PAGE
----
It was a 7 mile walk that I did, mainly to practice map reading. I still got lost but not as much and I feel I’m definately getting better at navigating. And where there was a hill there was a red head charging up it! I pushed myself and loved it. You will see from the pictures that I have some new walking shoes too – I tried on proper boots but couldn’t find any I liked – these will do for now.

Posted by: suzannetakesyouup | May 21, 2010

Ibstone to Turville – as the confounded crow flies

At the start of this project,  this is what I’ve got:

Wild enthusiasm
Legs that have been places


And, on the the other hand:

No walking boots (trainers and high heels only)
An out of date passport
An out of fitness body
The navigational skills of a Bumble Ball


Yesterday I worked on the last two shortcomings and went for a walk in the Chiltern hills near my home. It was a walk of ups and downs in both senses.

I’d chosen one of the more challenging walks from a Pathfinder Guide. I’ve used these books before as they give detailed route descriptions as well as a map of each walk. Instructions like: “50 metres after the Three Cocks pub, just by the cherry tree, take the path on the right that leads downhill through Ramsbottom Wood. You’ll pass bluebells on the left,  a discarded apple core on the right and, where the path forks, 2 badgers who will helpfully point you along the correct path to Buttock Point.”

Determined to get to grips with map-reading, this time I tried to find my way mostly without the instructions.  It was a frustrating and mildly upsetting experience. Again and again I realized I was going in the wrong direction.

However, every time I was on the verge of giving up, something uplifting always caught my eye: a Speckled Wood butterfly landing nearby, a wildflower I hadn’t seen before – Bugle I think (see pic below), or at a point of particular disorientation the aptly named Hell Corner Cottage (also pictured). All of these things raised my spirits and helped me keep going.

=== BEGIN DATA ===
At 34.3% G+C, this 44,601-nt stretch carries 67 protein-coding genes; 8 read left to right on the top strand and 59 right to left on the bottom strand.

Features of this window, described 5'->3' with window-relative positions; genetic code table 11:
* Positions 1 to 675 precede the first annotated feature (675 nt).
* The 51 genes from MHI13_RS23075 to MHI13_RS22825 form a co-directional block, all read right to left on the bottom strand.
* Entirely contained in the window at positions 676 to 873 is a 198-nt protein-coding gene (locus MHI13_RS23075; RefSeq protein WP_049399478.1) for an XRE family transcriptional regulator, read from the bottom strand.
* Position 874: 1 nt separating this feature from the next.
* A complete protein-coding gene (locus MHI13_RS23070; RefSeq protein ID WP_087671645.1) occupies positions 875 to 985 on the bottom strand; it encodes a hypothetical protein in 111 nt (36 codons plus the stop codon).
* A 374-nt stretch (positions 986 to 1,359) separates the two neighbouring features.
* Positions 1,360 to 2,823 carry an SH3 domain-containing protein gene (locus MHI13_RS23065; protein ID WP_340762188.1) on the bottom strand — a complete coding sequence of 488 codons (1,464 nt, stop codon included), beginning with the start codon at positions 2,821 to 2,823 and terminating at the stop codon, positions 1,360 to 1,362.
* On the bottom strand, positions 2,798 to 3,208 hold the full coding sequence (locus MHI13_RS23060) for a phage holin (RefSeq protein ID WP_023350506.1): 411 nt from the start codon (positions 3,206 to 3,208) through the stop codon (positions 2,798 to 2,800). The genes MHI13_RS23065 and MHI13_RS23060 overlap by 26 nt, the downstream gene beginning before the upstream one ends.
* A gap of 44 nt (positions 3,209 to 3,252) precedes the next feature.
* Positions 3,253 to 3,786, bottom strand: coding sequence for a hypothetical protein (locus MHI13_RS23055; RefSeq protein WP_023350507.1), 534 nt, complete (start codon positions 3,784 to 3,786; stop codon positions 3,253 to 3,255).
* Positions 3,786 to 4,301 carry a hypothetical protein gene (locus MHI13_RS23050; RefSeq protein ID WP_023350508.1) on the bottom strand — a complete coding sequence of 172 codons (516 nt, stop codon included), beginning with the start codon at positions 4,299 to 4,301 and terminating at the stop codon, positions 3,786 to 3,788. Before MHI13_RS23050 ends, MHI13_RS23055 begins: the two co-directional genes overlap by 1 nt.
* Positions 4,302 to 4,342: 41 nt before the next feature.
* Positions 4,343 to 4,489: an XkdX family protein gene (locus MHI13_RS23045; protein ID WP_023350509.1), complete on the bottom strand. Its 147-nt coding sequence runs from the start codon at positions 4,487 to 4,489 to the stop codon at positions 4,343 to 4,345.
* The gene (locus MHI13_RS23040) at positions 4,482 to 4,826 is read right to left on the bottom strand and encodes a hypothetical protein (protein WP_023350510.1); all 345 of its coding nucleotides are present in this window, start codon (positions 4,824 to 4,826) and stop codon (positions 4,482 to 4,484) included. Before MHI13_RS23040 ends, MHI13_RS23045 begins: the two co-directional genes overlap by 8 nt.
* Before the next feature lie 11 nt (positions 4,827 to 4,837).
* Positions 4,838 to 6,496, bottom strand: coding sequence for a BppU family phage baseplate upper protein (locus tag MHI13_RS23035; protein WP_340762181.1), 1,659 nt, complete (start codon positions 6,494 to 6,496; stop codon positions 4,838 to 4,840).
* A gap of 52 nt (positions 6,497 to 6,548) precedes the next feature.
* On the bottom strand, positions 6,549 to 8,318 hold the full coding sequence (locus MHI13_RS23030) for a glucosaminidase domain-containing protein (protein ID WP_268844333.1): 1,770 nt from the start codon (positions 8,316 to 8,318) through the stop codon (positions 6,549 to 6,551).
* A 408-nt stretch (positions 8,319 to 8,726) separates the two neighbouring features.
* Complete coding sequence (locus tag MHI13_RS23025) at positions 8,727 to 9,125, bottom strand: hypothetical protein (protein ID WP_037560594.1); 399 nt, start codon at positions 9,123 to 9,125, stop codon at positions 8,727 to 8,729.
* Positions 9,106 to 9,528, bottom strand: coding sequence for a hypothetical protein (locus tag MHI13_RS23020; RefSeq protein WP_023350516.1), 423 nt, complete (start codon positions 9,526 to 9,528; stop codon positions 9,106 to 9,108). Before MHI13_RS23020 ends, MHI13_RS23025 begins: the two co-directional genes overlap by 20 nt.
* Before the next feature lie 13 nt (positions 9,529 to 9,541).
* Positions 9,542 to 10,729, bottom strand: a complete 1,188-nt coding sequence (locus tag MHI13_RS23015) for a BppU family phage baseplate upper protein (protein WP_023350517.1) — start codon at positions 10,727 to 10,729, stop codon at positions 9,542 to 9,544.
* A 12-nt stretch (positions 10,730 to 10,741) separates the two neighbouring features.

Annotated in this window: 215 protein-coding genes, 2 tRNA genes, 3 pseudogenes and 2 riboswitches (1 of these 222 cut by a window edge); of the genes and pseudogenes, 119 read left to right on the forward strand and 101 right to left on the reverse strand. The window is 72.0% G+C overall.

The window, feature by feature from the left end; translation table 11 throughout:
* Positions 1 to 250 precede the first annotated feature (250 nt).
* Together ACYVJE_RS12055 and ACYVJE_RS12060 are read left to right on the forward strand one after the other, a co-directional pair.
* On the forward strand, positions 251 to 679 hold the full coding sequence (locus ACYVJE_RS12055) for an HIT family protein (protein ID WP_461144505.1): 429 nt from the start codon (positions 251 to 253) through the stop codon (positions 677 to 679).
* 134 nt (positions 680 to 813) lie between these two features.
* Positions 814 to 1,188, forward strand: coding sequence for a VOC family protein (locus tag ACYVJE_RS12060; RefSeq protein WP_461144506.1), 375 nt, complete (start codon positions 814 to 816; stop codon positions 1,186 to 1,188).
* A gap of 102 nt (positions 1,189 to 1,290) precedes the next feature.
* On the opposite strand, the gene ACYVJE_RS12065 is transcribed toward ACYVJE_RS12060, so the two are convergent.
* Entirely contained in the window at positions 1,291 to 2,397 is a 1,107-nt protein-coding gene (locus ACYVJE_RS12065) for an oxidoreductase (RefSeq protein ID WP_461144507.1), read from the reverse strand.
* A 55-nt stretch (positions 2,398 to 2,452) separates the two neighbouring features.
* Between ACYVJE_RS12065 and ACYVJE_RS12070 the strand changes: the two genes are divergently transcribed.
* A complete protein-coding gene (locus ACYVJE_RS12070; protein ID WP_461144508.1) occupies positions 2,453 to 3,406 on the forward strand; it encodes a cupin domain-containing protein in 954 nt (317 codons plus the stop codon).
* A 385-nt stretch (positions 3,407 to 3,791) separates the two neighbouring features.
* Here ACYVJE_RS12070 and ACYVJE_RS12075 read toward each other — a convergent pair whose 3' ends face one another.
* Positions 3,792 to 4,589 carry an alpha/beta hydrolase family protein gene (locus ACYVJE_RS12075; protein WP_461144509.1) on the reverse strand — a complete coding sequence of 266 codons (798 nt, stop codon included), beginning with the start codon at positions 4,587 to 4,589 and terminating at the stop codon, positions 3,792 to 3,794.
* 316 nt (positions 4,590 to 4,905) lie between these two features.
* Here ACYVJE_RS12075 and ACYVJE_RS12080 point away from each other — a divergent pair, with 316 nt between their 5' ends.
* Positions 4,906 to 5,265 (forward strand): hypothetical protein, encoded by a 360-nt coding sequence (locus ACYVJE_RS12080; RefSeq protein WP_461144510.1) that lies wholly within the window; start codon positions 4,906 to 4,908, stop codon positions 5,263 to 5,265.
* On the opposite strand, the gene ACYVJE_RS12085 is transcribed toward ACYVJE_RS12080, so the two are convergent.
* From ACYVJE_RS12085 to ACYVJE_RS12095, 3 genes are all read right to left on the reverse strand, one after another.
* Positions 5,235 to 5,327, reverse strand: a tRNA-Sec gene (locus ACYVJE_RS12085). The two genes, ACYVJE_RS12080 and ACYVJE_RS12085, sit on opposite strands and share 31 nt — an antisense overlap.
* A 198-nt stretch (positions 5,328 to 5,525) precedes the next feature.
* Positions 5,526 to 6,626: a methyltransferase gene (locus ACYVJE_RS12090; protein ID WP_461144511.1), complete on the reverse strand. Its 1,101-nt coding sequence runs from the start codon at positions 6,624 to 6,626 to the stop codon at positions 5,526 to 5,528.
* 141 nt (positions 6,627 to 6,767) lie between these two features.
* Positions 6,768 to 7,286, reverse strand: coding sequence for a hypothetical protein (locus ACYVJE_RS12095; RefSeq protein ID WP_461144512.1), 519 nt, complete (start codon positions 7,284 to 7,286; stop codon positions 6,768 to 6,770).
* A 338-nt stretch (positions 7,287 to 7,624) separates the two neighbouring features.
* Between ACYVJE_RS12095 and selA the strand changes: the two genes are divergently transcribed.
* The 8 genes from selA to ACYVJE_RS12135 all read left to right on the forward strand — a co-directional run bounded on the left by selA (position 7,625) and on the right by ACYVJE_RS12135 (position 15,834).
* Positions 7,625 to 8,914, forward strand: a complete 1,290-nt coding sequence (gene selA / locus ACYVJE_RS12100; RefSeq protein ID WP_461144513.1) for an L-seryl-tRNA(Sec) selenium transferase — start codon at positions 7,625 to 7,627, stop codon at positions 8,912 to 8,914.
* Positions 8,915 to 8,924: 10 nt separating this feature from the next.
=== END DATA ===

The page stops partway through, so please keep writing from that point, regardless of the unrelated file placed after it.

My wrong turns (and occasional stops for photos) made the 8 mile walk longer than the 3 to 4 hours it should have taken but I think I got a bit better with map reading.

I couldn’t get worse.

Posted by: suzannetakesyouup | May 17, 2010

Enough of the metaphorical mountains already

If I can liken the inside of my head to Dartmoor, and I think I can, there is many a DANGER AREA to be avoided and lowlands of bad memories and bad habits that I’ve been climbing hard mountains away from. What I want to do now is to hike up to real heights.

Among the inspirations for moving on to material mountains is an accomplished adventurer and friend, Paul Kaye, who has the ambition to climb the highest peaks in Europe and recently reached his 8th (in no particular order), Sněžka, in the Czech Republic (1602m). His idea appeals to my enthusiasm to taste more of Europe and to regain fitness. And each part of the challenge, every mountain, can be done in weekends which, not having the freedom of Sandy Denny’s Jan the gypsy, suits me well.

I am also influenced by the film Julie and Julia. It’s based on the true story of a woman who writes a blog about making all 524 recipes in Julia Child’s “Mastering the Art of French Cooking” in one year. I quite enjoyed the film but what I really loved was the idea of having a very specific list of challenges and sharing them online. I haven’t yet decided on any time scale for what I want to do.

Mostly though I am inspired by the need to focus more energy on things which keep me away from the bogs and mires that could threaten my ascent. I feel that organizing, going on and sharing adventures will help.

My first mountain climbs will be close to home and big enough to strengthen my Chiltern hill grade legs but not too big to make a mess of them-  Scafell Pike in England (978m), Ben Nevis in Scotland (1344m) and Carrauntoohil in Ireland (1038 metres). Before those though, I’ll do some hill walks even closer to home.